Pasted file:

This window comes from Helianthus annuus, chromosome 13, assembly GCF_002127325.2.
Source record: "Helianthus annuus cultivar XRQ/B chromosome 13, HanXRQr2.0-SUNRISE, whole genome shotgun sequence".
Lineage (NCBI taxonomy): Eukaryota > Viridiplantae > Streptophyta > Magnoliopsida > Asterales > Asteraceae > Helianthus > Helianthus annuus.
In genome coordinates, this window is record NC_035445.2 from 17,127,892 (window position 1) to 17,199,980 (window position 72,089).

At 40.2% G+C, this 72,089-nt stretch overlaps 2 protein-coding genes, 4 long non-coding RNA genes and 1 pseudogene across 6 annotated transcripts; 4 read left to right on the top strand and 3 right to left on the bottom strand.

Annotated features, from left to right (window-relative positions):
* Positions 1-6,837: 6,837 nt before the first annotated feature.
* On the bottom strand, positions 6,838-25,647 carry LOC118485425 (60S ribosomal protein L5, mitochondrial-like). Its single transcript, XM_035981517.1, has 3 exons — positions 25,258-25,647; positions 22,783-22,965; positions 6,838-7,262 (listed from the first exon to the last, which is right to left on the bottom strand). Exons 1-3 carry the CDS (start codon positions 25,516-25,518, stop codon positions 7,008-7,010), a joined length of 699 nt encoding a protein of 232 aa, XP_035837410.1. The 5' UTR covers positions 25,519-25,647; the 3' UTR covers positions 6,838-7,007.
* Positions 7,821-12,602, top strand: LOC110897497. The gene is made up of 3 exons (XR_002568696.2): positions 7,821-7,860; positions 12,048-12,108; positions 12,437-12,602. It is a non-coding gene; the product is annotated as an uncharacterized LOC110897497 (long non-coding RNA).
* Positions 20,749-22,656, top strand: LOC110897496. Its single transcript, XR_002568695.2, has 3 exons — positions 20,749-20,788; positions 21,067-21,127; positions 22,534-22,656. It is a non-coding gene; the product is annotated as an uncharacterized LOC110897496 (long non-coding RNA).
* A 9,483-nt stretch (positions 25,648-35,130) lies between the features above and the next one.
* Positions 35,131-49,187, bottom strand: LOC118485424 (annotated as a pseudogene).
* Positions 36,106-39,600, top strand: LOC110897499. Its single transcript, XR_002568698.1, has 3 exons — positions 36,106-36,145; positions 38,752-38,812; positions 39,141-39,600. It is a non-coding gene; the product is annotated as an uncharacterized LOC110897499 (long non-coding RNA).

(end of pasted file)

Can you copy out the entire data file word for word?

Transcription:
This window comes from Helianthus annuus, chromosome 13, assembly GCF_002127325.2.
Source record: "Helianthus annuus cultivar XRQ/B chromosome 13, HanXRQr2.0-SUNRISE, whole genome shotgun sequence".
Lineage (NCBI taxonomy): Eukaryota > Viridiplantae > Streptophyta > Magnoliopsida > Asterales > Asteraceae > Helianthus > Helianthus annuus.
In genome coordinates, this window is record NC_035445.2 from 17,127,892 (window position 1) to 17,199,980 (window position 72,089).

At 40.2% G+C, this 72,089-nt stretch overlaps 2 protein-coding genes, 4 long non-coding RNA genes and 1 pseudogene across 6 annotated transcripts; 4 read left to right on the top strand and 3 right to left on the bottom strand.

Annotated features, from left to right (window-relative positions):
* Positions 1-6,837: 6,837 nt before the first annotated feature.
* On the bottom strand, positions 6,838-25,647 carry LOC118485425 (60S ribosomal protein L5, mitochondrial-like). Its single transcript, XM_035981517.1, has 3 exons — positions 25,258-25,647; positions 22,783-22,965; positions 6,838-7,262 (listed from the first exon to the last, which is right to left on the bottom strand). Exons 1-3 carry the CDS (start codon positions 25,516-25,518, stop codon positions 7,008-7,010), a joined length of 699 nt encoding a protein of 232 aa, XP_035837410.1. The 5' UTR covers positions 25,519-25,647; the 3' UTR covers positions 6,838-7,007.
* Positions 7,821-12,602, top strand: LOC110897497. The gene is made up of 3 exons (XR_002568696.2): positions 7,821-7,860; positions 12,048-12,108; positions 12,437-12,602. It is a non-coding gene; the product is annotated as an uncharacterized LOC110897497 (long non-coding RNA).
* Positions 20,749-22,656, top strand: LOC110897496. Its single transcript, XR_002568695.2, has 3 exons — positions 20,749-20,788; positions 21,067-21,127; positions 22,534-22,656. It is a non-coding gene; the product is annotated as an uncharacterized LOC110897496 (long non-coding RNA).
* A 9,483-nt stretch (positions 25,648-35,130) lies between the features above and the next one.
* Positions 35,131-49,187, bottom strand: LOC118485424 (annotated as a pseudogene).
* Positions 36,106-39,600, top strand: LOC110897499. Its single transcript, XR_002568698.1, has 3 exons — positions 36,106-36,145; positions 38,752-38,812; positions 39,141-39,600. It is a non-coding gene; the product is annotated as an uncharacterized LOC110897499 (long non-coding RNA).